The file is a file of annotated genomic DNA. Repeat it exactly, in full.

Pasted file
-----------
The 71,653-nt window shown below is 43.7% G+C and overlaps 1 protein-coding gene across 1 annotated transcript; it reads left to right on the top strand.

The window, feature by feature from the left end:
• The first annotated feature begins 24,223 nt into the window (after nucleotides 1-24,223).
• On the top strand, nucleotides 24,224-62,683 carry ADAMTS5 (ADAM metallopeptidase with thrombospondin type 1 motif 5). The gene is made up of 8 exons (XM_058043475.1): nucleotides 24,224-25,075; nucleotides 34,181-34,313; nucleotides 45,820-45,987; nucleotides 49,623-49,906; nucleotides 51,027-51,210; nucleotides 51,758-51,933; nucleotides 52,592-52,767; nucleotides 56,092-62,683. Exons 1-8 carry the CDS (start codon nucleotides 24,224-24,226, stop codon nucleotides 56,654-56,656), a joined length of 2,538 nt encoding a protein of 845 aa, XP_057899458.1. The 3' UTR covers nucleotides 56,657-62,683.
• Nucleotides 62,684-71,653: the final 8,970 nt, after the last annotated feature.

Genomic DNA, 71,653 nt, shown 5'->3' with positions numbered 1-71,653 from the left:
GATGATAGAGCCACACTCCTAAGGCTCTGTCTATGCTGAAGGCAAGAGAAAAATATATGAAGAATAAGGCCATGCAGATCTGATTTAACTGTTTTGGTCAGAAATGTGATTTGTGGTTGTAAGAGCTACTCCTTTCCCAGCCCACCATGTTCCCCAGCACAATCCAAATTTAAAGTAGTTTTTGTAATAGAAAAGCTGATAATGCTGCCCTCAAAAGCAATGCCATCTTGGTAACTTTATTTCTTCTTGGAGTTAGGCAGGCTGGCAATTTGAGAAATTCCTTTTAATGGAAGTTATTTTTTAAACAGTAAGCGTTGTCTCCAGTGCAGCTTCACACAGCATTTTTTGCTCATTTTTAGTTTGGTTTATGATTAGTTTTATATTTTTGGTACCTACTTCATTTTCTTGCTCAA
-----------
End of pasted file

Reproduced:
The 71,653-nt window shown below is 43.7% G+C and overlaps 1 protein-coding gene across 1 annotated transcript; it reads left to right on the top strand.

The window, feature by feature from the left end:
• The first annotated feature begins 24,223 nt into the window (after nucleotides 1-24,223).
• On the top strand, nucleotides 24,224-62,683 carry ADAMTS5 (ADAM metallopeptidase with thrombospondin type 1 motif 5). The gene is made up of 8 exons (XM_058043475.1): nucleotides 24,224-25,075; nucleotides 34,181-34,313; nucleotides 45,820-45,987; nucleotides 49,623-49,906; nucleotides 51,027-51,210; nucleotides 51,758-51,933; nucleotides 52,592-52,767; nucleotides 56,092-62,683. Exons 1-8 carry the CDS (start codon nucleotides 24,224-24,226, stop codon nucleotides 56,654-56,656), a joined length of 2,538 nt encoding a protein of 845 aa, XP_057899458.1. The 3' UTR covers nucleotides 56,657-62,683.
• Nucleotides 62,684-71,653: the final 8,970 nt, after the last annotated feature.

Genomic DNA, 71,653 nt, shown 5'->3' with positions numbered 1-71,653 from the left:
GATGATAGAGCCACACTCCTAAGGCTCTGTCTATGCTGAAGGCAAGAGAAAAATATATGAAGAATAAGGCCATGCAGATCTGATTTAACTGTTTTGGTCAGAAATGTGATTTGTGGTTGTAAGAGCTACTCCTTTCCCAGCCCACCATGTTCCCCAGCACAATCCAAATTTAAAGTAGTTTTTGTAATAGAAAAGCTGATAATGCTGCCCTCAAAAGCAATGCCATCTTGGTAACTTTATTTCTTCTTGGAGTTAGGCAGGCTGGCAATTTGAGAAATTCCTTTTAATGGAAGTTATTTTTTAAACAGTAAGCGTTGTCTCCAGTGCAGCTTCACACAGCATTTTTTGCTCATTTTTAGTTTGGTTTATGATTAGTTTTATATTTTTGGTACCTACTTCATTTTCTTGCTCAA